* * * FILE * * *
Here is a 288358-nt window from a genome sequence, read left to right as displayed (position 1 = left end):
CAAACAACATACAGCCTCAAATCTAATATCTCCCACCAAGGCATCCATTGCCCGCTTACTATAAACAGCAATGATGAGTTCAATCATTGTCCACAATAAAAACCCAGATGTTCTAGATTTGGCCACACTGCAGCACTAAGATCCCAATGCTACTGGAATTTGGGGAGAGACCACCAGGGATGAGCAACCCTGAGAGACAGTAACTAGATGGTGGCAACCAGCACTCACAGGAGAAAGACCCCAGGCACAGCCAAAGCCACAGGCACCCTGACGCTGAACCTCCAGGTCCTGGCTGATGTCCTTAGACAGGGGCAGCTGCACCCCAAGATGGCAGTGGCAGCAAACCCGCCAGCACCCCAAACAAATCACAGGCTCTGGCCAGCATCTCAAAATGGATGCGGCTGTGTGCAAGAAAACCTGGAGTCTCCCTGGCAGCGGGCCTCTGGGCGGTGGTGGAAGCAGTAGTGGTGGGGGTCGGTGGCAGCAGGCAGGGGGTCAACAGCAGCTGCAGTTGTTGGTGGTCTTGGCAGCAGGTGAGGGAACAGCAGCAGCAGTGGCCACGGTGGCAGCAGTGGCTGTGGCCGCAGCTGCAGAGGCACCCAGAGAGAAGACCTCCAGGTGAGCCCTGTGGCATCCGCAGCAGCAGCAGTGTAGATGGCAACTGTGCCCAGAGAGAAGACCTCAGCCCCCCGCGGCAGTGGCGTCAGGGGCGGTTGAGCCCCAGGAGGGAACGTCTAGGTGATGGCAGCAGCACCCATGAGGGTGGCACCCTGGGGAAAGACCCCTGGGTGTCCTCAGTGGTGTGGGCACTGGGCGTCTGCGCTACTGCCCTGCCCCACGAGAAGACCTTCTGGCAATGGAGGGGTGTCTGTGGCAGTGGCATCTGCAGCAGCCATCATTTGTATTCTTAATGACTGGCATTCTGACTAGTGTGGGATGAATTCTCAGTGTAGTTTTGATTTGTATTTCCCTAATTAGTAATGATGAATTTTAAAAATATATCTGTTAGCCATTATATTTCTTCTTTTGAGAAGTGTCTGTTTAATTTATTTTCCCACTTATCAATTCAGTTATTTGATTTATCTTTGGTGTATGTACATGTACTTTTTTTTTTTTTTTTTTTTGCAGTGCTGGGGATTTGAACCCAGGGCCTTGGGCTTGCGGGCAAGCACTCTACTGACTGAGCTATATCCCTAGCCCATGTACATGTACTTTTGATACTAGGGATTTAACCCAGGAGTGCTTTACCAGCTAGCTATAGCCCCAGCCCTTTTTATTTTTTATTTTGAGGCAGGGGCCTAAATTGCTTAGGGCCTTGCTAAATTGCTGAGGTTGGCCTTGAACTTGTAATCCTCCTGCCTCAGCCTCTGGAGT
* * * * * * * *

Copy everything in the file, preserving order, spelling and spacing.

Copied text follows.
Here is a 288358-nt window from a genome sequence, read left to right as displayed (position 1 = left end):
CAAACAACATACAGCCTCAAATCTAATATCTCCCACCAAGGCATCCATTGCCCGCTTACTATAAACAGCAATGATGAGTTCAATCATTGTCCACAATAAAAACCCAGATGTTCTAGATTTGGCCACACTGCAGCACTAAGATCCCAATGCTACTGGAATTTGGGGAGAGACCACCAGGGATGAGCAACCCTGAGAGACAGTAACTAGATGGTGGCAACCAGCACTCACAGGAGAAAGACCCCAGGCACAGCCAAAGCCACAGGCACCCTGACGCTGAACCTCCAGGTCCTGGCTGATGTCCTTAGACAGGGGCAGCTGCACCCCAAGATGGCAGTGGCAGCAAACCCGCCAGCACCCCAAACAAATCACAGGCTCTGGCCAGCATCTCAAAATGGATGCGGCTGTGTGCAAGAAAACCTGGAGTCTCCCTGGCAGCGGGCCTCTGGGCGGTGGTGGAAGCAGTAGTGGTGGGGGTCGGTGGCAGCAGGCAGGGGGTCAACAGCAGCTGCAGTTGTTGGTGGTCTTGGCAGCAGGTGAGGGAACAGCAGCAGCAGTGGCCACGGTGGCAGCAGTGGCTGTGGCCGCAGCTGCAGAGGCACCCAGAGAGAAGACCTCCAGGTGAGCCCTGTGGCATCCGCAGCAGCAGCAGTGTAGATGGCAACTGTGCCCAGAGAGAAGACCTCAGCCCCCCGCGGCAGTGGCGTCAGGGGCGGTTGAGCCCCAGGAGGGAACGTCTAGGTGATGGCAGCAGCACCCATGAGGGTGGCACCCTGGGGAAAGACCCCTGGGTGTCCTCAGTGGTGTGGGCACTGGGCGTCTGCGCTACTGCCCTGCCCCACGAGAAGACCTTCTGGCAATGGAGGGGTGTCTGTGGCAGTGGCATCTGCAGCAGCCATCATTTGTATTCTTAATGACTGGCATTCTGACTAGTGTGGGATGAATTCTCAGTGTAGTTTTGATTTGTATTTCCCTAATTAGTAATGATGAATTTTAAAAATATATCTGTTAGCCATTATATTTCTTCTTTTGAGAAGTGTCTGTTTAATTTATTTTCCCACTTATCAATTCAGTTATTTGATTTATCTTTGGTGTATGTACATGTACTTTTTTTTTTTTTTTTTTTTGCAGTGCTGGGGATTTGAACCCAGGGCCTTGGGCTTGCGGGCAAGCACTCTACTGACTGAGCTATATCCCTAGCCCATGTACATGTACTTTTGATACTAGGGATTTAACCCAGGAGTGCTTTACCAGCTAGCTATAGCCCCAGCCCTTTTTATTTTTTATTTTGAGGCAGGGGCCTAAATTGCTTAGGGCCTTGCTAAATTGCTGAGGTTGGCCTTGAACTTGTAATCCTCCTGCCTCAGCCTCTGGAGT